The writers in the three memoir-writing classes I lead are between 55 and 95 years old. As far as I know, none of their mothers are still alive, so I wondered what their reaction would be when I gave my writing topic for Mother’s Day last month: One Thing I Didn’t like about My Mother.
“Only one thing?”” a few of them asked with a laugh. “You’re limiting us to one? Others fell on the other side of the spectrum. “I’m the victim of a happy childhood!” one likes to say. This second group didn’t think they could come up with anything they didn’t like about their mothers. Not one single thing.
My writers aren’t quitters, though. They thought long and hard about this topic,<!–more–>
and so many of them came back with thoughtful, moving and sometimes funny essays that I had a hard time deciding which ones to highlight in this blog post.
I mean, sure, I got some angry essays, and some sad ones, too, but these memoirists are looking at things from an adult perspective now, and it was touching to hear how forgiving, or at least understanding, they are of their mothers.
Sheila and her siblings grew up with an abusive father, and as a child she always wondered why their mother didn’t stick up for them. “Growing up, I didn’t understand why she was so whiny and passive,” she wrote. “As an adult, I can better appreciate what might have made her that way.” Another writer only lived with her parents full-time until she was five years old. They were missionaries and left the United States to save souls on foreign continents when their daughter started school, leaving her behind at an American boarding school.
I assumed this writer would write that the thing she didn’t like about her mother was that she abandoned her. Instead, she wrote about how her upbringing left her strong and independent, and how a long and bitter divorce taught her that strength and independence isn’t necessarily a good thing. During divorce proceedings, she often wished she was helpless, the type who leans on others. “But that is not in my nature,” she wrote. “Is this a gift or curse that my mother gave me? I don’t know. I am who I am.”
Some writers did choose not to write on this topic at all. One writer’s mother died when he was two days old. I suppose he could have written that he didn’t like her dying in childbirth, but he chose a more lighthearted topic: his mother-in-law!
Long before When Harry Met Sally came out, Kathy’s mother was using her own version of the movie’s famous line.” I’ll have what you’re having,” her mother would say, whether it be a take-out order, a dessert choice, a cup of tea, — almost anything, really. Her mother seemed incapable of making a choice, or perhaps she was afraid of making the wrong choice.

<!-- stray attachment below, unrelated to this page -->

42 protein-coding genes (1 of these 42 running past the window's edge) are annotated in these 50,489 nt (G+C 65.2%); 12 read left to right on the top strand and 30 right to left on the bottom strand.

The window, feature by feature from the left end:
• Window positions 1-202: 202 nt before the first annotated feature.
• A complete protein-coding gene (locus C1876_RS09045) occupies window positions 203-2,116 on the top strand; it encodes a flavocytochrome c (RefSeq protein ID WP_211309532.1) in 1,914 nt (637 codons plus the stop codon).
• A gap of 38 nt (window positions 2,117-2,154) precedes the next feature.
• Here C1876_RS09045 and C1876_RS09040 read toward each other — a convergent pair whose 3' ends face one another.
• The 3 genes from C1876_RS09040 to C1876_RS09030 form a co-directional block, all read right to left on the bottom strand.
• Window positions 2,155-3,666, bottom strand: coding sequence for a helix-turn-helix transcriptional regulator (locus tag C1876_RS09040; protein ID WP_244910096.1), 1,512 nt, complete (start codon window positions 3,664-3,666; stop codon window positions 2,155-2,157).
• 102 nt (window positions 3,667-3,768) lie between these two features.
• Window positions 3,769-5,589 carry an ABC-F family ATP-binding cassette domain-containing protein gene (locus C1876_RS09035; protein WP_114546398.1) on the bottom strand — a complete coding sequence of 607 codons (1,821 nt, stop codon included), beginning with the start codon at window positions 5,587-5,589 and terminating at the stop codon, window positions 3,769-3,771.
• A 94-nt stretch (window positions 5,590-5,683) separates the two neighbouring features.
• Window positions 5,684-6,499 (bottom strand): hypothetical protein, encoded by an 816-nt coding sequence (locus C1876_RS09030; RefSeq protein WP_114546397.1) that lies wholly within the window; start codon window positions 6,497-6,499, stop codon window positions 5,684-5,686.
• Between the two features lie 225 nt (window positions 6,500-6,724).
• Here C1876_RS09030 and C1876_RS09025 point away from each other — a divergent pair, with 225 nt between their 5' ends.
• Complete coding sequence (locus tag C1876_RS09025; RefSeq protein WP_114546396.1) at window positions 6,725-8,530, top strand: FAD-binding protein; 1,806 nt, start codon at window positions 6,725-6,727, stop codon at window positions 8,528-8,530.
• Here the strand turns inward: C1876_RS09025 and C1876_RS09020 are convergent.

“Why should that bother me so much?” Kathy asked herself in the essay she wrote. “I loved my Mother.” As if to answer her own question, Kathy’s essay goes on from there, spelling out the cultural mores that shaped her mother. “Inez Tiller (Tillie, as she was called), born in 1906 in Tennessee, was shy, sweet, and obedient. She was subservient to parents and her confident older sister, Verlie. Decisions were made for her.”
All decisions except for one, that is. “She confided in me that Daddy never knew how she voted.” Kathy claims the implication was clear. “Inez Wright was a closet Democrat!”
Bruce’s family lived with his paternal grandmother from the time he was seven until he was 13, and they all sat down for formal dinner together each and every night. “The ritual typically began with my father’s making some outrageous claim,” he wrote. “No matter the claim, my mother would listen, wide-eyed and react with something like: ‘Really?’”
All this set off Bruce’s grandmother, a co-conspirator reinforcing his father’s claim with evidence from her own life. “The conversation would proceed with mother protesting from time to time: ‘How can that be?’ Or, ‘Is that possible?’ And occasional outbursts of ‘Really?’”
It wasn’t until the level of fantasy got totally bizarre that his mother would realize it had all been a fabrication. And then, as Bruce so eloquently phrases it, “The rest of us would smirk in a superior way.”
And so, parents of smirky teenagers, don’t despair – kids have been smirking at their parents for multiple generations! And who knows, maybe 60 years from now your child will be like Bruce, writing a memoir about how he looks at his mother’s naïveté in a whole different way now.
“Her curse was that she was gullible, but that was her blessing too,” he wrote. His mother was a teacher, and her students, all kindergartners, were just beginning their educational journey. These children trusted Bruce’s mother, and she believed what others said. “She could not imagine a world where that was not the starting assumption,“ Bruce wrote in the conclusion to his essay. “Mother would not have understood the snarky banter of 21st century comedy and news analysis, but she helped a number of young people, including her son, be open to new truths, even when they might be embarrassing.”
So now, how about you? Anything you didn’t like about your mother? Vent about it here, in the comments. and oh, by the way, yes, you *do* have to limit it to just one thing!